Simply put, it is the ONLY issue this year…everything else pales next to the sacred duty of all Christians to uphold “personhood!” The Natural Law, upholds the dignity of each human life, but, for Christians, it is the Holy Trinity, ie., “three Divine Persons in communion,” which bestows ultimate dignity on human personhood. “Personhood” is the ultimate victim in every abortion.”

  • “Of course, voting for a “prolife” candidate does not guarantee that he will appoint Supreme Court justices who accept the church’s natural-law arguments against abortion. Nor does it mean that anti-Roe appointees will be approved by what is sure to be a Democratic Congress.”

    Is Kmiec trying to say that only “natural law” jurists will be anti-Roe?

    One of Kmiec’s arguments that really concerns me holds that we’ve been counting anti-Roe justices wrong.

    First, because the GOP is unwilling to make openly the case for overturning Roe, we have to judge anti-Roe justices by circumstantial evidence, like whether his wife is a strong pro-life woman.

    Even if a justice is putatively anti-Roe, he or she might not completely overturn Roe but only make minor piecemeal changes. The justice might be more committed to stare decisis or schools of jurisprudence that would mitigate his or her desire to fully overturn the decision.

    As for FOCA, I’d like to know if it has a realistic chance of passing even under a predominantly Democratic Congress.

  • But why is the GOP unwilling to openly make the case for overturning Roe?

    I think it is because this type of campaigning is easily misunderstood; people may misunderstand the Constitution and the law. It also might not be a very winning issue politically.

    I don’t think this is a good excuse, but it’s probably why they’re not doing it.

  • Kevin – FOCA has been attempted in the past. However, there is more support for it from members of Congress than ever more. The current legislation was introduced April 19, 2007. Planned Parenthood is actively campaigning for the bill. See: http://www.plannedparenthood.org/issues-action/courts-judiciary/support-foca-14393.htm

    Given our country’s political climate at this time in history, it would be imprudent for Catholics to assume the FOCA is too radical to ever be passed.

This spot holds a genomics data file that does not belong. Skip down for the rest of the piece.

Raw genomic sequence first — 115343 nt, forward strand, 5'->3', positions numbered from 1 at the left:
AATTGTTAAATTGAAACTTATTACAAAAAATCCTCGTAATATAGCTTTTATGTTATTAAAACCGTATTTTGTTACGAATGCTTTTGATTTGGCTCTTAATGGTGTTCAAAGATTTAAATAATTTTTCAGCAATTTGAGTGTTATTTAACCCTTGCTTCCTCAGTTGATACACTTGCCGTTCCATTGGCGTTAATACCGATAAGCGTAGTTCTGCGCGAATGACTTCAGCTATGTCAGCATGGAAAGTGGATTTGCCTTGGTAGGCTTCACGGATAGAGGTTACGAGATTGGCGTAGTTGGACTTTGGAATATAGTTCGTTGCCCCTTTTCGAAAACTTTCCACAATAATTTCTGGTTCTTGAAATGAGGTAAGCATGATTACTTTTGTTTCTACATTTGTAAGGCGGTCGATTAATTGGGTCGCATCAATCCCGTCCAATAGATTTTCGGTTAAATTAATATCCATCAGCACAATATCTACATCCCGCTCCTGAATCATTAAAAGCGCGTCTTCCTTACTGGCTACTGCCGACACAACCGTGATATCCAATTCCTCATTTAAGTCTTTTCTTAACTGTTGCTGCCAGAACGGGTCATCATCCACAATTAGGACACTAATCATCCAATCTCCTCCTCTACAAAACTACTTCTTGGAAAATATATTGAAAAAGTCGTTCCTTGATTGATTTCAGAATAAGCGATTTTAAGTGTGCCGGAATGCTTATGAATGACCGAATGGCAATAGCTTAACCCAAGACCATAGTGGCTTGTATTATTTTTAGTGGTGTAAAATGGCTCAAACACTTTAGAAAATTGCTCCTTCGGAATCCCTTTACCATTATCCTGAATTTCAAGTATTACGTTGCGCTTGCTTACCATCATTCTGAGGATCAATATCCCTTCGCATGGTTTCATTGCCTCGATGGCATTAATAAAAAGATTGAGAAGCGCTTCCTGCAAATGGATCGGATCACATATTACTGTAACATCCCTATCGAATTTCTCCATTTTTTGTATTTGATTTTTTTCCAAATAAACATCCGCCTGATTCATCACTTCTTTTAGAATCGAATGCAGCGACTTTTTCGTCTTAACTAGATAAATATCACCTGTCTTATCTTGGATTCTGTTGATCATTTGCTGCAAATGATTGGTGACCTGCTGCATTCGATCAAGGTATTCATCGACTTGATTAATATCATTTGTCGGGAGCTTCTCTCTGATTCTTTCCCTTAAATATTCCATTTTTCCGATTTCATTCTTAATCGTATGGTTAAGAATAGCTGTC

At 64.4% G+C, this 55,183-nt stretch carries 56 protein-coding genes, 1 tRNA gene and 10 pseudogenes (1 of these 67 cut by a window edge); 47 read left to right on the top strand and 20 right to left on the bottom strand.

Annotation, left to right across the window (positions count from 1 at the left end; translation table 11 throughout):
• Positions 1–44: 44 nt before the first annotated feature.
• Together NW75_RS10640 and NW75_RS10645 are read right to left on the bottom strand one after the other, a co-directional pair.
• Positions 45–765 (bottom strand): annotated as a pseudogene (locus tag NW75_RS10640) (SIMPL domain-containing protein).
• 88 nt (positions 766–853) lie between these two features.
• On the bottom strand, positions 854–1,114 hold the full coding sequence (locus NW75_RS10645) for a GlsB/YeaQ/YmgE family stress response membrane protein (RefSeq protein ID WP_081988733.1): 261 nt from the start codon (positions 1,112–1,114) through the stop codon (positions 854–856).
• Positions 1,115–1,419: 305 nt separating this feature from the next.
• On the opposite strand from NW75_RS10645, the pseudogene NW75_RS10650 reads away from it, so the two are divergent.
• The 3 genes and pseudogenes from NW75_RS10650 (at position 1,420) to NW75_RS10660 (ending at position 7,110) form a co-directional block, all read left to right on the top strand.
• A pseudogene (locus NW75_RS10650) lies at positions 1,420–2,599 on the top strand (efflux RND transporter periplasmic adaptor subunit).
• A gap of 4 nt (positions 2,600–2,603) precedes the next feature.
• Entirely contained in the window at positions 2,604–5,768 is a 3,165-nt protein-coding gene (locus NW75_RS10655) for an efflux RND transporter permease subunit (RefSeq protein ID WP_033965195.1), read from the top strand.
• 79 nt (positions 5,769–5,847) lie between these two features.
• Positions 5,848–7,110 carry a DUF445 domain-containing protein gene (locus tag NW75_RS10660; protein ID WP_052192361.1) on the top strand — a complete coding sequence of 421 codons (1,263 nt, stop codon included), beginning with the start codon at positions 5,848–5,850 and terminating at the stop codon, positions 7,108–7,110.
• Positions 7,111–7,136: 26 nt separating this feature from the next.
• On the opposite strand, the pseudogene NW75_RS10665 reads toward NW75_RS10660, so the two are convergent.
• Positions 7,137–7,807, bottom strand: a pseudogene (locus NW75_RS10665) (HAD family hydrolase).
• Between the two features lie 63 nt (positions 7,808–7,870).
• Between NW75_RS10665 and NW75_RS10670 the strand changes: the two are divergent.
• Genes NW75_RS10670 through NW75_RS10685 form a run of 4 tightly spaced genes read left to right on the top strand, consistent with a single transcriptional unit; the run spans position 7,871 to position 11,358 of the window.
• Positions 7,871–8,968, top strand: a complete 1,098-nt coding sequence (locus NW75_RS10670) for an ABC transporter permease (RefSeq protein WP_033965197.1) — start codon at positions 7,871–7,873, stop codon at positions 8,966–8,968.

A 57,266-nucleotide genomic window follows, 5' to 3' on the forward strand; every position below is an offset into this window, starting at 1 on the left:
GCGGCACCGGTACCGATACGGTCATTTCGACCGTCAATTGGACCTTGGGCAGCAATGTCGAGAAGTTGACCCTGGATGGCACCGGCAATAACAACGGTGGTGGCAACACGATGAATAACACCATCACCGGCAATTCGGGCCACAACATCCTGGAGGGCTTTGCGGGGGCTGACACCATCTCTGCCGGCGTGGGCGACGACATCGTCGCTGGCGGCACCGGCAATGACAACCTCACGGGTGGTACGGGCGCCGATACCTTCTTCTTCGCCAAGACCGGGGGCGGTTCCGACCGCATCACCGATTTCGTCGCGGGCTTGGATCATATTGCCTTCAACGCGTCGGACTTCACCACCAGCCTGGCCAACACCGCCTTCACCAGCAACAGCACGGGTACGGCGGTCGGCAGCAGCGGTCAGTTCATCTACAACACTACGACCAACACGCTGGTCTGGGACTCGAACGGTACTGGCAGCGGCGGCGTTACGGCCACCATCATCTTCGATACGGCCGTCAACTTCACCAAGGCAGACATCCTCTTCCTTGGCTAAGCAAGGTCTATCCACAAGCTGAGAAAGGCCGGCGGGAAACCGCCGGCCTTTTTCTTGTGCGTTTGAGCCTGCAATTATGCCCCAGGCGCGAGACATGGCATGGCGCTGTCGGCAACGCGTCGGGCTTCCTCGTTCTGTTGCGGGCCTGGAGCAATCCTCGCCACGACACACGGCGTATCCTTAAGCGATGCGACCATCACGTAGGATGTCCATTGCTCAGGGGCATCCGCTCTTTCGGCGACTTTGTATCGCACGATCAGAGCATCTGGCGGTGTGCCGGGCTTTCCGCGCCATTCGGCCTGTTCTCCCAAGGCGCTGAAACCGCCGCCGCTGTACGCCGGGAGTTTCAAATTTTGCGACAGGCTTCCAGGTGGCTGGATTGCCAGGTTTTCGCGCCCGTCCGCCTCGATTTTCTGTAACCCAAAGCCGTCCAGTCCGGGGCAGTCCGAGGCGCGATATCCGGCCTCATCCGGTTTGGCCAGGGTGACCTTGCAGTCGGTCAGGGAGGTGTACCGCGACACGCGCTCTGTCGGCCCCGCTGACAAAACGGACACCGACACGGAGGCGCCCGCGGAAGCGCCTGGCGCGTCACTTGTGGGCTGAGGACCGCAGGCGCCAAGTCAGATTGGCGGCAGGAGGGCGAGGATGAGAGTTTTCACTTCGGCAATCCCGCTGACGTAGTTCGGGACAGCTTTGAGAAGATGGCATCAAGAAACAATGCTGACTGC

The house bill has already more than 107 cosponsors (106 Democrats, one Republican). To view an always-current list of co-sponsors, arranged by state, click here for the current list: http://www.capwiz.com/nrlc/issues/bills/?bill=9653451&cs_party=all&cs_status=C&cs_state=ALL

    The senate version introduced by Senator Barbara Boxer (D-Ca.), had more than 19 Democratic cosponsors, including presidential candidate Barack Obama (IL) plus Sen. Hillary Clinton (NY), and independent Joseph Lieberman (Ct.). To view an always-current list of co-sponsors, arranged by state, click http://www.capwiz.com/nrlc/issues/bills/?bill=9668701&cs_party=all&cs_status=C&cs_state=ALL.

    This bill is so dangerious that the U.S. Conference of Catholic Bishops Pro-Life Secretariat has urged clear, vigilant, and persistent advocacy against the “Freedom of Choice Act” (or FOCA). The Pro-Life Secretariat has expressed grave concern to state Catholic conferences that FOCA would, if enacted and signed into law, sweep away hundreds of pro-life laws and policies at the state and federal levels! Check out the USCCB-approved alert released September 24, 2008: http://www.nchla.org/actiondisplay.asp?ID=263

    For a careful legal analysis of FOCA by the USCCB’s Office of General Counsel, see: http://www.nchla.org/datasource/idocuments/pl-foca.pdf

    Cardinal Rigali recently warned “if enacted, would obliterate virtually all the gains of the past 35 years and cause the abortion rate to skyrocket.” See the September 30, 2008 press release from USCCB about FOCA: http://www.usccb.org/comm/archives/2008/08-141.shtml